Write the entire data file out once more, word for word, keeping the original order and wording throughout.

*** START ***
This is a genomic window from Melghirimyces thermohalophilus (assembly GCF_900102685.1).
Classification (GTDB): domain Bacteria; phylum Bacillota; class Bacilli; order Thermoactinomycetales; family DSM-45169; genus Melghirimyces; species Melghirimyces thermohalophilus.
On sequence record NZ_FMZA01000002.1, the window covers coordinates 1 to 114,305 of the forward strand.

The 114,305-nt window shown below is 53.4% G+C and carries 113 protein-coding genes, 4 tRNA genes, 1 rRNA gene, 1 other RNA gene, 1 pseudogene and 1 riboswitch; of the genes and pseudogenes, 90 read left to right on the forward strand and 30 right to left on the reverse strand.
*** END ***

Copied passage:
This is a genomic window from Melghirimyces thermohalophilus (assembly GCF_900102685.1).
Classification (GTDB): domain Bacteria; phylum Bacillota; class Bacilli; order Thermoactinomycetales; family DSM-45169; genus Melghirimyces; species Melghirimyces thermohalophilus.
On sequence record NZ_FMZA01000002.1, the window covers coordinates 1 to 114,305 of the forward strand.

The 114,305-nt window shown below is 53.4% G+C and carries 113 protein-coding genes, 4 tRNA genes, 1 rRNA gene, 1 other RNA gene, 1 pseudogene and 1 riboswitch; of the genes and pseudogenes, 90 read left to right on the forward strand and 30 right to left on the reverse strand.